First up, MyCareer is back and funnier than ever. I was a bit surprised at the joking nature of my primary character. Career modes are where I lodge the majority of my time in sports titles, and that holds true here again as well. I created a somewhat flashy character who was more interested in strikes than grappling, completely with some high-flying antics to really make some matches more exciting to watch. The protagonist is pretty slap-happy, but I mean that in a good way. Sure, not all of the jokes stick, but more often than not I found myself laughing at them. WWE is at its best when it is not taking itself too seriously, and I was happy to see the main character in the narrative embodies that rather well. This new approach feels a less lots grindy that prior iterations of the game – both in terms of story and the actual character progression.

Virtual Currency and microtransactions still rear their heads, yet feel a lot less invasive than in this year’s NBA 2K game. Instead character progression takes the form of talent points that you can put into various nodes on different character charts. You can put a focus on dealing more damage, or withstanding it for example. This gives the game a slightly more honest sense of progression than in say, NBA 2K19 where if you spend twenty bucks on a bunch of VC, you can turn around and have your character powered up and ready to roll in both the career mode and online play. My biggest quibble in MyCareer is the stupid Battle Royale match about halfway through the story. I did not build my character in a way to be successful in this kind of mode (smallish, with an emphasis on athletic hijinks), and it took me several hours to finally beat this one match where you have to be the only one still left in the ring in an eight person rumble.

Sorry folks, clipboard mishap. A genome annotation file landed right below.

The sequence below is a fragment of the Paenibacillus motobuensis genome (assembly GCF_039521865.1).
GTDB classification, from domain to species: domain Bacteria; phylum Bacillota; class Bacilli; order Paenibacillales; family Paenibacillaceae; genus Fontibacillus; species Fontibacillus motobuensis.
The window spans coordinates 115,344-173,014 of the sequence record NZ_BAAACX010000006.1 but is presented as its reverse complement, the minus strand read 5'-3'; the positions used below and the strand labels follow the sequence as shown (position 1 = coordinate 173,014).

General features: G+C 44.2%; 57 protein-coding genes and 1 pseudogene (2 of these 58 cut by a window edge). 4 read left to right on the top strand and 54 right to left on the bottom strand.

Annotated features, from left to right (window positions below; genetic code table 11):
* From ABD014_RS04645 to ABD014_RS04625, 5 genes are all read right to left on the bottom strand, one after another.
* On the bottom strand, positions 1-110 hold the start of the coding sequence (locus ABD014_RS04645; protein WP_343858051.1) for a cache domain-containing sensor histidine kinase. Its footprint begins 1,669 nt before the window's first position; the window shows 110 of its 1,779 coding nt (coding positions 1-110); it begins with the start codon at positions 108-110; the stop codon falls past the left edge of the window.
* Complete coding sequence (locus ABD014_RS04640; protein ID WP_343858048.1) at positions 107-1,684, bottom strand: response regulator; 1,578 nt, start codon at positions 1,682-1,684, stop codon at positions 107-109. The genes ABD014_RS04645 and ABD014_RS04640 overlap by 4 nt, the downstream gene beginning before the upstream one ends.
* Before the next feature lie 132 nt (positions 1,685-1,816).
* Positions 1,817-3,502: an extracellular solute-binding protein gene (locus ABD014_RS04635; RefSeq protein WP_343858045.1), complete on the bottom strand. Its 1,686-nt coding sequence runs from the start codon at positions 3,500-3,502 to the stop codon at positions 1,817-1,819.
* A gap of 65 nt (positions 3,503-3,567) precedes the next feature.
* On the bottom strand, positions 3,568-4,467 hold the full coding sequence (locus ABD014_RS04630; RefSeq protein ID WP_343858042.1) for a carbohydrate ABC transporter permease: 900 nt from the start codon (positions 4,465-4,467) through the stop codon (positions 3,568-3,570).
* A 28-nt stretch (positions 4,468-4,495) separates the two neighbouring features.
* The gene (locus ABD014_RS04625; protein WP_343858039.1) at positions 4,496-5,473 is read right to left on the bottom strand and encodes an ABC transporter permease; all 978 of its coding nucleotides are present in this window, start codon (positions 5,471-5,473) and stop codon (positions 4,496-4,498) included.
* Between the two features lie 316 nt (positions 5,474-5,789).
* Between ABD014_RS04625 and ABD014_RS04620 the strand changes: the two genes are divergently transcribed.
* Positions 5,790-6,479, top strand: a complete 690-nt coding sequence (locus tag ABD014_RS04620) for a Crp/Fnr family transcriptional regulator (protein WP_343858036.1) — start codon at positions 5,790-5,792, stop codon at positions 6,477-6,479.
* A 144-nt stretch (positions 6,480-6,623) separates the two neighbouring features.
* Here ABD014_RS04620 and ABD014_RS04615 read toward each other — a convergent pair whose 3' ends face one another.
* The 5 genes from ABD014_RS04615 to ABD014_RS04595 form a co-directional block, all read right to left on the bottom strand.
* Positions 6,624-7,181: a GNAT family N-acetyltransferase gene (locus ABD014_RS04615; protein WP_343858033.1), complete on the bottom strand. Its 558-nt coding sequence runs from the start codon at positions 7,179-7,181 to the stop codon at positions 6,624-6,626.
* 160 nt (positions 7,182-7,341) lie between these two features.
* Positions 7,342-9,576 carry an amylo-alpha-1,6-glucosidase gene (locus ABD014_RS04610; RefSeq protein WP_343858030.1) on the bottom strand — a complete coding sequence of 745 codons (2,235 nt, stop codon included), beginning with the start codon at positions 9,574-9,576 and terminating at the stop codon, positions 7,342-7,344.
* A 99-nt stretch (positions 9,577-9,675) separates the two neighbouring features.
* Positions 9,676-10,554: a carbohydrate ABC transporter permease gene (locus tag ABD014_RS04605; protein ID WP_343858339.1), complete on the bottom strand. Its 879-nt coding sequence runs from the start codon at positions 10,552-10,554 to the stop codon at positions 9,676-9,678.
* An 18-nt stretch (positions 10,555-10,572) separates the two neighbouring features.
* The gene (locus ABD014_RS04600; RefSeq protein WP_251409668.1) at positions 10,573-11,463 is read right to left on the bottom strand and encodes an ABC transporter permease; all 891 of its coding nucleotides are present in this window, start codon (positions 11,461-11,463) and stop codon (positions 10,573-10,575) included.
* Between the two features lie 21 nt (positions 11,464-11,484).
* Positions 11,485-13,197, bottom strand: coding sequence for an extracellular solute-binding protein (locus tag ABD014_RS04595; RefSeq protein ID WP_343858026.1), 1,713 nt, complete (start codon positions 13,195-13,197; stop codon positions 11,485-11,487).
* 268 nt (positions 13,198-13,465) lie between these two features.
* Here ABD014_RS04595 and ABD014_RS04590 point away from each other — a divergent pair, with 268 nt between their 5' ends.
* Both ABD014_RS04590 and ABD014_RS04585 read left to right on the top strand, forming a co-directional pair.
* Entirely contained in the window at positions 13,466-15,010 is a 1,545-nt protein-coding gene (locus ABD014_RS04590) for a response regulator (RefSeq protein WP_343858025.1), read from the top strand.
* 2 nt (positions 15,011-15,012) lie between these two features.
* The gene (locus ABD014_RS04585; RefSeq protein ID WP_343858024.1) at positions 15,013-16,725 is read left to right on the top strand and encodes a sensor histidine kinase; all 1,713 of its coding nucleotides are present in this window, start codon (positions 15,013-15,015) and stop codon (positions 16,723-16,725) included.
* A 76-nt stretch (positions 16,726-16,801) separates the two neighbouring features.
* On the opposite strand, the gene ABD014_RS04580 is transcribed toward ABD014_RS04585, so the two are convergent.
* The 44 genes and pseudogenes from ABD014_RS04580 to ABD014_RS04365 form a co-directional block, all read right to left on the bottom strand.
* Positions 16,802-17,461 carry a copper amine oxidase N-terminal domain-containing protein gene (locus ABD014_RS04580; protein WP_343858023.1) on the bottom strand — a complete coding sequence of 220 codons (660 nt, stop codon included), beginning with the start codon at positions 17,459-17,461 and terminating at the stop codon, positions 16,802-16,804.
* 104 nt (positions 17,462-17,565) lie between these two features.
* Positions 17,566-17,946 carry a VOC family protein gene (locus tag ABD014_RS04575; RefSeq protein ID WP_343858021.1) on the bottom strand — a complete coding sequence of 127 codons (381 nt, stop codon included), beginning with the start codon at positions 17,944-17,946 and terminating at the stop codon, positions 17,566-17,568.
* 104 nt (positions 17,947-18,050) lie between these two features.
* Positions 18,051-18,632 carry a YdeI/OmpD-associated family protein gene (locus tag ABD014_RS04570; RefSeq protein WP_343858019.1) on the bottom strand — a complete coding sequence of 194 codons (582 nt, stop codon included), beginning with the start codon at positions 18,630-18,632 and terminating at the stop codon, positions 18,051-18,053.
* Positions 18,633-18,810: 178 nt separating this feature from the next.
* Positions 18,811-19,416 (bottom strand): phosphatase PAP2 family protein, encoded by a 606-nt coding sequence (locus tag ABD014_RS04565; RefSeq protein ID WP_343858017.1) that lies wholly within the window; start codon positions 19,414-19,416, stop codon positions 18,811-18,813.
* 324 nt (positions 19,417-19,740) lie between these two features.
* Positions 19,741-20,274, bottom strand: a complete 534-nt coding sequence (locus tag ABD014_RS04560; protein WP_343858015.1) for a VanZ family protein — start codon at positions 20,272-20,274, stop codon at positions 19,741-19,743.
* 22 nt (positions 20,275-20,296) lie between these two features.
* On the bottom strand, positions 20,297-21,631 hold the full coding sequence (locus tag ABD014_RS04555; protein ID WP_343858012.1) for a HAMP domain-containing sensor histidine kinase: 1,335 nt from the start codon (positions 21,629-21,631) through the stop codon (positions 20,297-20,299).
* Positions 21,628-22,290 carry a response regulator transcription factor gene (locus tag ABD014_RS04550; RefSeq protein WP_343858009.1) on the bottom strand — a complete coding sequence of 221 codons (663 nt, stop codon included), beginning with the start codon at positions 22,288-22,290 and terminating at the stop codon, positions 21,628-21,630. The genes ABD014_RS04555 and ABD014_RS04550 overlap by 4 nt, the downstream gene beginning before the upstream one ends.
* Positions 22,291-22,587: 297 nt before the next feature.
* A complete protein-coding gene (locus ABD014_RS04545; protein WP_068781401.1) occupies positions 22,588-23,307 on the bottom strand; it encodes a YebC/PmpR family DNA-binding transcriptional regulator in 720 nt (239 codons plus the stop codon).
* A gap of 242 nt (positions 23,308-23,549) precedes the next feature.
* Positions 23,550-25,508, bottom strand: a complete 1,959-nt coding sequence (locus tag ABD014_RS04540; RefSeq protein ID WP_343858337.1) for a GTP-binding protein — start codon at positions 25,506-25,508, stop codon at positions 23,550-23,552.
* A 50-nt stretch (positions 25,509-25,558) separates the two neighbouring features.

It does not help that this game is pretty rough when navigating multiple opponents. The controls are just not smooth, by default having you toggle through enemies. If you have two opponents it is not so bad (but even then I try to isolate one), but having seven? It’s just awkward at times and the engine does not allow for very good engagement until you are on the receiving end of some hits that I felt as though I should never have taken. You have to come in first, not second, not eighth. I like to win every match, but good lord I’d have been just fine taking second or third in this one as it completely ground my progress to a halt and irritated the crap out of me for a time.

Another mode I really enjoyed was WWE Showcase. These interwoven stories and matches in the past were focused on a specific wrestler, and this time we follow Daniel Bryan. He has never been one of my favourite wrestlers, but it does put a cool spin on some of the big matches he participated in as the Showcase follows him from the start of his career through all kinds of ups and downs. You get lots of highlights to help tell his tale through nearly a dozen key matches that made me appreciate the character a lot more than I had going into it.

Long term the WWE series will probably have to consider updating or even replacing its engine. The game mechanics are solid, but fundamentally do not change a great deal and there are signs of rickety infrastructure in the audio, some of the modes and more. There is still a lot of fun to be had with the enjoyable action, and I loved the focus on narrative around MyCareer, but most of the other stuff feels largely the same. The overall package is an attractive one and there plenty in it, so the end result is fun, but I would like to see a few more chances taken with the engine or formula in the future.

– Nick H.
US Editor